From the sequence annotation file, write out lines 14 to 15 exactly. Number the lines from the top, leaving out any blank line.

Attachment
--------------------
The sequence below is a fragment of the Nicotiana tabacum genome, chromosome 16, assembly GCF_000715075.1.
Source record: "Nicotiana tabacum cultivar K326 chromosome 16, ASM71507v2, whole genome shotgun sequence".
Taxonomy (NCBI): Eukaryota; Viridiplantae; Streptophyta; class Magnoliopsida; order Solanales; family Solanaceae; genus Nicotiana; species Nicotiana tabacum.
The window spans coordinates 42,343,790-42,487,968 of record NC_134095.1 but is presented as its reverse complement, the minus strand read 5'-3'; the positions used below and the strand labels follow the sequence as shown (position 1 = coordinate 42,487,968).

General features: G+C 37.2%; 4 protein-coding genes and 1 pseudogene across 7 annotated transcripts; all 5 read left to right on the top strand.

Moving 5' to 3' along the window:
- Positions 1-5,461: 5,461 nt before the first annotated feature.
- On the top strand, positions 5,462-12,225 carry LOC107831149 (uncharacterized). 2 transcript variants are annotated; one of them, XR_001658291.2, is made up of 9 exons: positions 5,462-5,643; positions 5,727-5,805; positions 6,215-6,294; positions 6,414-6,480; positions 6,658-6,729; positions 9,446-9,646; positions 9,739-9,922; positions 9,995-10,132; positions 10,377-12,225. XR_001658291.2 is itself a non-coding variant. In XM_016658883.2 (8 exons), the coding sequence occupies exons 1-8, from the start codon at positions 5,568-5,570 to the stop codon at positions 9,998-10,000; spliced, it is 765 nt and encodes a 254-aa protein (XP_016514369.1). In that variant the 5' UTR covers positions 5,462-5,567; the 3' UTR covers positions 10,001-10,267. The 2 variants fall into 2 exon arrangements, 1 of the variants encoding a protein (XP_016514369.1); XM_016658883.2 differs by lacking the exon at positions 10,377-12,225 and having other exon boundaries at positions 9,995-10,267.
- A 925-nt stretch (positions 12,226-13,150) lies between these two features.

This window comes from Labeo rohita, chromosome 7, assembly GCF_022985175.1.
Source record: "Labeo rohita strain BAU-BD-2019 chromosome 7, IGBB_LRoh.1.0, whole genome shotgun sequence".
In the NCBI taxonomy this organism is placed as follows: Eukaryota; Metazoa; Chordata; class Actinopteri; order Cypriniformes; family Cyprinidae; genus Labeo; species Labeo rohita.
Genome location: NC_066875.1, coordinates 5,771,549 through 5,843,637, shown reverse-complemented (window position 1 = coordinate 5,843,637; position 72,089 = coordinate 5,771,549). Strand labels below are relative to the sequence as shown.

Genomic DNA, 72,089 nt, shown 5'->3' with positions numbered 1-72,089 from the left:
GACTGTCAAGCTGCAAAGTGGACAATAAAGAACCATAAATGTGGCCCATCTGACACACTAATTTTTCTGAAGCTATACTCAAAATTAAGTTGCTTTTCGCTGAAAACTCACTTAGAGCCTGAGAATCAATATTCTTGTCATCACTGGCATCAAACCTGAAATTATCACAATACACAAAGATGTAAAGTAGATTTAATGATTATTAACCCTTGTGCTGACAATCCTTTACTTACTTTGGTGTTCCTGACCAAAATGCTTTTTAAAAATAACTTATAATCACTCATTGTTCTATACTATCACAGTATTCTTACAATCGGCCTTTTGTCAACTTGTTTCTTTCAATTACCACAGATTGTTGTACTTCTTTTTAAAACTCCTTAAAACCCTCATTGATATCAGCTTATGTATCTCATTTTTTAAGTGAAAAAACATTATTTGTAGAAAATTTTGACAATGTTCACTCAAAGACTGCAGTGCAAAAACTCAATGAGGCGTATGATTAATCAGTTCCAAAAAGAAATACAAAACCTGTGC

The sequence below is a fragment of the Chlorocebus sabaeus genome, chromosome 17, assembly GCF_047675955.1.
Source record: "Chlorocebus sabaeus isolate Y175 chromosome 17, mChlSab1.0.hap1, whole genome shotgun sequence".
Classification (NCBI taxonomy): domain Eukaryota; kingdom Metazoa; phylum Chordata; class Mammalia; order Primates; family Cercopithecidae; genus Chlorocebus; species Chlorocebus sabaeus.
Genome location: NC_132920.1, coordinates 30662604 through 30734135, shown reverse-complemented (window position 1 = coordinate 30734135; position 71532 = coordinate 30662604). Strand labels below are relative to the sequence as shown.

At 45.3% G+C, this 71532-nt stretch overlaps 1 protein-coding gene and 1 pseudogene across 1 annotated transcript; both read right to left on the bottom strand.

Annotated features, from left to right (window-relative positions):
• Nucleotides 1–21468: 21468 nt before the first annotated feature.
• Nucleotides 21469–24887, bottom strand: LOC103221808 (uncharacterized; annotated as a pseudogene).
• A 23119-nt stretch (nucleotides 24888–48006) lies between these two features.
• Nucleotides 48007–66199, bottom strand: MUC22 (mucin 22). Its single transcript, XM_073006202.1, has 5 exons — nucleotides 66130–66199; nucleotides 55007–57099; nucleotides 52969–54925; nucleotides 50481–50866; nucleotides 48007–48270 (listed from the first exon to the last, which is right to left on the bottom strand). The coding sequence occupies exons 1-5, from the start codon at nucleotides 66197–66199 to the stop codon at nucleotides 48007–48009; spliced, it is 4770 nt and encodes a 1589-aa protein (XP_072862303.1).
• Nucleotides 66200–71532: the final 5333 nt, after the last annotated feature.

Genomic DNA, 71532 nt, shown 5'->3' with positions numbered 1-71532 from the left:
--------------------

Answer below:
Genomic DNA, 72,089 nt, shown 5'->3' with positions numbered 1-72,089 from the left:
GACTGTCAAGCTGCAAAGTGGACAATAAAGAACCATAAATGTGGCCCATCTGACACACTAATTTTTCTGAAGCTATACTCAAAATTAAGTTGCTTTTCGCTGAAAACTCACTTAGAGCCTGAGAATCAATATTCTTGTCATCACTGGCATCAAACCTGAAATTATCACAATACACAAAGATGTAAAGTAGATTTAATGATTATTAACCCTTGTGCTGACAATCCTTTACTTACTTTGGTGTTCCTGACCAAAATGCTTTTTAAAAATAACTTATAATCACTCATTGTTCTATACTATCACAGTATTCTTACAATCGGCCTTTTGTCAACTTGTTTCTTTCAATTACCACAGATTGTTGTACTTCTTTTTAAAACTCCTTAAAACCCTCATTGATATCAGCTTATGTATCTCATTTTTTAAGTGAAAAAACATTATTTGTAGAAAATTTTGACAATGTTCACTCAAAGACTGCAGTGCAAAAACTCAATGAGGCGTATGATTAATCAGTTCCAAAAAGAAATACAAAACCTGTGC